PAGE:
Think Freely Media presents Common Sense with Paul Jacob

Townhall: The Herd That Has the Immunity

Expanding on thoughts from Thursday for Townhall‘s readership, the politics of vaccination.

Your Common Sense purveyor happens to be suffering from some bug, as if to echo the subject of the column. Not sure this lends any credence or bestows any excuse, though.

Click on over, then come back for further reading:

By: Redactor

3 Comments

  1. Rick says:

    Paul, nice try. But your argument is basically jockeying for the political edge for the next presidential campaign. It’s a “me” based argument instead of an exploration of the damage potentially done to that small percentage of people who actually become damaged, in their opinion, by the vaccinations.

    To bring it more personal and close to home, you and i have a personal friend, an MD who became a Neuro Rehab Specialist, a brilliant woman with a photographic memory who believes that a flu shot triggered her Hodgkins Lymphoma in her 20s.

    I’m no doctor nor do i have the background to wade in on this subject except for the anecdotal evidence i just declared. AND there are so few victims in real percentage terms for their stories to become a real influence in the debate(so just sacrifice them, right?). Therefore i back the Libertarian stance of Rand Paul on this subject and absolutely loath the political jockeying going on where lying, sociopathic politicians take whatever stance on the issue it takes to get the most votes.

  2. Ross says:

    Paul, don’t forget to mention the obvious fact that Obama’s illegal immigration invasion is not checking our new “guests” for their shot records!

    I guess that is different type of “free rider”! How does that math tip the experts 90% calculation? I guess at Disney it was 90% + 1….

    I just added thisiscommonsense.com to my boookmarks!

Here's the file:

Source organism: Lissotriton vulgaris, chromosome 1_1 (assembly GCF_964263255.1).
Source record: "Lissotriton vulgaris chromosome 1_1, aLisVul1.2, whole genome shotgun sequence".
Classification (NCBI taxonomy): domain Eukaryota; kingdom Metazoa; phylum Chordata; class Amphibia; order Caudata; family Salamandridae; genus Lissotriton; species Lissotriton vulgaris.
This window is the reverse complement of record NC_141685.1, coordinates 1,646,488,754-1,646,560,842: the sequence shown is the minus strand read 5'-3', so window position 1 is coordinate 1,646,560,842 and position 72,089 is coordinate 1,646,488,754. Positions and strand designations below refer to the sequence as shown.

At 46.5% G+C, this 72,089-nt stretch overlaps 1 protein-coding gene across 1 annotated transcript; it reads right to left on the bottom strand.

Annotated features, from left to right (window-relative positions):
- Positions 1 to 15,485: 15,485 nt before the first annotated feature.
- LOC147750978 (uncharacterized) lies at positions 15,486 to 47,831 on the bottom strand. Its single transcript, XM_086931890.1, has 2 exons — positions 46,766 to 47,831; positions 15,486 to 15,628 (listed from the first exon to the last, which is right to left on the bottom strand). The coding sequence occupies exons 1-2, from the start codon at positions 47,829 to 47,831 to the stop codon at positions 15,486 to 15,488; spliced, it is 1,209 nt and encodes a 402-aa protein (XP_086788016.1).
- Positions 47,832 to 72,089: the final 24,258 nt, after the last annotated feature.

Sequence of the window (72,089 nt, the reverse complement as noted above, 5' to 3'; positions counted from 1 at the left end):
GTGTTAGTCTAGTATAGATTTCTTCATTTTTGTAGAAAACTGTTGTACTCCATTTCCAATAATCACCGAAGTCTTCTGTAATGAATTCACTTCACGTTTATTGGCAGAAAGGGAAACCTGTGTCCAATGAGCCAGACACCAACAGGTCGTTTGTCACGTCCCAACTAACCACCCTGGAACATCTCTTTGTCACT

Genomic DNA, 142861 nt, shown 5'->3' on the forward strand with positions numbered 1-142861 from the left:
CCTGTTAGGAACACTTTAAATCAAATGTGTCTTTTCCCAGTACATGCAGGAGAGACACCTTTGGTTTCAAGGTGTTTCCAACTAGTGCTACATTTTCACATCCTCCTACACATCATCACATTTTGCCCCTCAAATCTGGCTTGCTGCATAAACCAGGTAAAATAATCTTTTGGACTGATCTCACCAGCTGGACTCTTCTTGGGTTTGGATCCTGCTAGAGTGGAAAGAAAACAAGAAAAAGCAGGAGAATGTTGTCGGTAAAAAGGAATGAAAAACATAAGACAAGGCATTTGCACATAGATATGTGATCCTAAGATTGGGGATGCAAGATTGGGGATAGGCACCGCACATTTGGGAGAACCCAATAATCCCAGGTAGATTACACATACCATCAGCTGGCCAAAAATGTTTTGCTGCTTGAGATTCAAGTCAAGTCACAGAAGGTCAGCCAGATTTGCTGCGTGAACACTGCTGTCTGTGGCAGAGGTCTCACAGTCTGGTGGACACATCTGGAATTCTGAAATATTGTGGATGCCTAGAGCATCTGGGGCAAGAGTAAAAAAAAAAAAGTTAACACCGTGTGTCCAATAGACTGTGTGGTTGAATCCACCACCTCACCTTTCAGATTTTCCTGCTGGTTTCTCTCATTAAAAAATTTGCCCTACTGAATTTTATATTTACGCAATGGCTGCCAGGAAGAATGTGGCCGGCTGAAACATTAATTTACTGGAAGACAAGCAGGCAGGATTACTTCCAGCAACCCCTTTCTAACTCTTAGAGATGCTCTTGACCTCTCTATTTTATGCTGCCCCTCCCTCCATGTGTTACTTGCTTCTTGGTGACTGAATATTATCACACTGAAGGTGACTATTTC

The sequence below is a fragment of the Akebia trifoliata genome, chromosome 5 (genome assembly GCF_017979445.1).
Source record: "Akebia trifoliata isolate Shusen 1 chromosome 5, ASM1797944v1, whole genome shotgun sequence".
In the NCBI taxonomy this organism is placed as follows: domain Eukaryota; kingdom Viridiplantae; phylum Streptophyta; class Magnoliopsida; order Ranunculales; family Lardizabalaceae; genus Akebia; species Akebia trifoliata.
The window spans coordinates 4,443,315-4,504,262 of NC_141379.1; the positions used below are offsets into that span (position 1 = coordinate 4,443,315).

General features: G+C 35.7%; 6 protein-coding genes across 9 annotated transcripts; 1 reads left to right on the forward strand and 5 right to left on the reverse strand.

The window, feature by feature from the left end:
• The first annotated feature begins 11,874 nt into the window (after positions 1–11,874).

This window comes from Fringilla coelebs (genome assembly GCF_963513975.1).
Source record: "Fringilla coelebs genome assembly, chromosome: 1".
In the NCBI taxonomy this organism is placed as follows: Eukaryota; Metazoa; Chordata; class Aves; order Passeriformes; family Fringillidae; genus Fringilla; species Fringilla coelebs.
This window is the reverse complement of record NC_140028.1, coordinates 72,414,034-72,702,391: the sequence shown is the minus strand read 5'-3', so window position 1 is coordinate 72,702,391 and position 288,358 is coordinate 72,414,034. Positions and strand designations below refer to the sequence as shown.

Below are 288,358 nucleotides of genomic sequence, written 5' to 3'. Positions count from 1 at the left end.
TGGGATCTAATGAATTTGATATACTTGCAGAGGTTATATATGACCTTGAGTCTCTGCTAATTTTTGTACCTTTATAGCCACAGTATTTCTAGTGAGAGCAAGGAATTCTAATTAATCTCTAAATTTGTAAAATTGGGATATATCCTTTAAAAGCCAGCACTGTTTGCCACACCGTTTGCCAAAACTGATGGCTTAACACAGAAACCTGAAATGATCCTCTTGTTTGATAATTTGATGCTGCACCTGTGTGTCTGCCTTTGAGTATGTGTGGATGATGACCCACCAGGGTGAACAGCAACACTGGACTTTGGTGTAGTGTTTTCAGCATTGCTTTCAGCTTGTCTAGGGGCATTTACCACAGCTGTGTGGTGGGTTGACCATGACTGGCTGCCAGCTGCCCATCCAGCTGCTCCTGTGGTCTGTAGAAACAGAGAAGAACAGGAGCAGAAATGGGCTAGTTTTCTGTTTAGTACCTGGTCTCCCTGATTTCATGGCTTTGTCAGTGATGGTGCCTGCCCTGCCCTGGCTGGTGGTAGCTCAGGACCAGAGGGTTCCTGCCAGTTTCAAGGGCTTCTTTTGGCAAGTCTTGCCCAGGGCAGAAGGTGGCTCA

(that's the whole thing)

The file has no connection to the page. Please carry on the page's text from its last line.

3. Rick says:

    “When couched in the standard statist framework, there are contradictory principles in the vaccination debate. For example, many parents have read research showing the potential dangers from various vaccines, and they think all things considered their kids will be safer without getting them. They recoil at the idea that the State can forcibly inject substances into their kids’ bodies in the name of the public welfare.

    That’s fine, but I’m betting many of those same “anti-vaxx” parents agree with the principle of taxation, and some of them might even be willing to accept the military draft in cases of extreme national emergency. At least for these parents, it seems they don’t actually believe in the principle of the individual rejecting State encroachment. They just happen to disagree with most people on the balancing of the pros and cons of vaccines.

    On the other hand, consider the parents (and others) who are outraged at the (allegedly) unscientific, selfish, and anti-social behavior of the anti-vaxxers. For those of this group who think the State should be able to compel vaccinations against the wishes of a child’s parents, I wonder: How far are they willing to push this principle? Should the State mandate diet and exercise routines for the nation’s children? What about religious or political views? After all, parents from religious households might not want their kids’ minds to be “infected” with the horrible ideas of atheism brought into the schools from other children, while skeptical parents might not want their children hearing on the playground that they’re bound for hell unless they repent. Likewise, parents who believe in democracy wouldn’t want their children hearing about fascism from other kids on the soccer team. Certain ideas are far more dangerous than the measles. But most Americans (at least) agree that in a free society, the State can’t mandate particular religious and political views, no matter how harmful those views might be when put into operation.

    The only way to address these fundamental conflicts is to take the State out of the equation. Let private property owners set the relevant rules on their land. Privately run schools, daycare centers, youth clubs, and pediatricians can set their individual policies regarding vaccination requirements for participating children. Health insurance companies can decide if they will insist on vaccination in order for a newborn to remain on a parent’s plan.

    Private property doesn’t eliminate conflict, but it is a necessary foundation for the peaceful resolution of very heated disagreements. Bringing the State into the picture will hurt all children.”

    http://mises.ca/posts/blog/private-property-the-only-solution-to-vaccine-controversy/

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